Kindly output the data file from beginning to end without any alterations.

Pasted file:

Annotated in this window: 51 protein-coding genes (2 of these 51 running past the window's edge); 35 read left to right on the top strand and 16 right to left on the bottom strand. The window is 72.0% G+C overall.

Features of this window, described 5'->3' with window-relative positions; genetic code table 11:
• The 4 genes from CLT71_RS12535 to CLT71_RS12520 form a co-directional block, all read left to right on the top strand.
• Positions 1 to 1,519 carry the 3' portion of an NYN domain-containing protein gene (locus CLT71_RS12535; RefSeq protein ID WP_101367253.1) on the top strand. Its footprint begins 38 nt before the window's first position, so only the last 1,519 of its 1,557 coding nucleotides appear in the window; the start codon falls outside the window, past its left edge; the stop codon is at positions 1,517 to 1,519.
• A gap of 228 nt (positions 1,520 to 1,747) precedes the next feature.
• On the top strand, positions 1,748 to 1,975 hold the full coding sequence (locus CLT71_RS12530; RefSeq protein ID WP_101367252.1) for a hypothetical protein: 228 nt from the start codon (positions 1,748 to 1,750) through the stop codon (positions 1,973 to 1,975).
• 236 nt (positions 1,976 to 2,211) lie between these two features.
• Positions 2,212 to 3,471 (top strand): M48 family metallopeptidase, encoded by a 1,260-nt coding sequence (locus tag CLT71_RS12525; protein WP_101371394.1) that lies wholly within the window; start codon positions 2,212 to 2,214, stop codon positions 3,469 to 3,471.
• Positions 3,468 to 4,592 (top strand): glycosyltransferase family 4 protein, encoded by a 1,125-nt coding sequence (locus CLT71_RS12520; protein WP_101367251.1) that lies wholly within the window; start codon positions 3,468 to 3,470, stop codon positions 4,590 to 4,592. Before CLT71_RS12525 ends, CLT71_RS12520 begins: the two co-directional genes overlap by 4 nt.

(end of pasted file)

Annotated in this window: 51 protein-coding genes (2 of these 51 running past the window's edge); 35 read left to right on the top strand and 16 right to left on the bottom strand. The window is 72.0% G+C overall.

Features of this window, described 5'->3' with window-relative positions; genetic code table 11:
• The 4 genes from CLT71_RS12535 to CLT71_RS12520 form a co-directional block, all read left to right on the top strand.
• Positions 1 to 1,519 carry the 3' portion of an NYN domain-containing protein gene (locus CLT71_RS12535; RefSeq protein ID WP_101367253.1) on the top strand. Its footprint begins 38 nt before the window's first position, so only the last 1,519 of its 1,557 coding nucleotides appear in the window; the start codon falls outside the window, past its left edge; the stop codon is at positions 1,517 to 1,519.
• A gap of 228 nt (positions 1,520 to 1,747) precedes the next feature.
• On the top strand, positions 1,748 to 1,975 hold the full coding sequence (locus CLT71_RS12530; RefSeq protein ID WP_101367252.1) for a hypothetical protein: 228 nt from the start codon (positions 1,748 to 1,750) through the stop codon (positions 1,973 to 1,975).
• 236 nt (positions 1,976 to 2,211) lie between these two features.
• Positions 2,212 to 3,471 (top strand): M48 family metallopeptidase, encoded by a 1,260-nt coding sequence (locus tag CLT71_RS12525; protein WP_101371394.1) that lies wholly within the window; start codon positions 2,212 to 2,214, stop codon positions 3,469 to 3,471.
• Positions 3,468 to 4,592 (top strand): glycosyltransferase family 4 protein, encoded by a 1,125-nt coding sequence (locus CLT71_RS12520; protein WP_101367251.1) that lies wholly within the window; start codon positions 3,468 to 3,470, stop codon positions 4,590 to 4,592. Before CLT71_RS12525 ends, CLT71_RS12520 begins: the two co-directional genes overlap by 4 nt.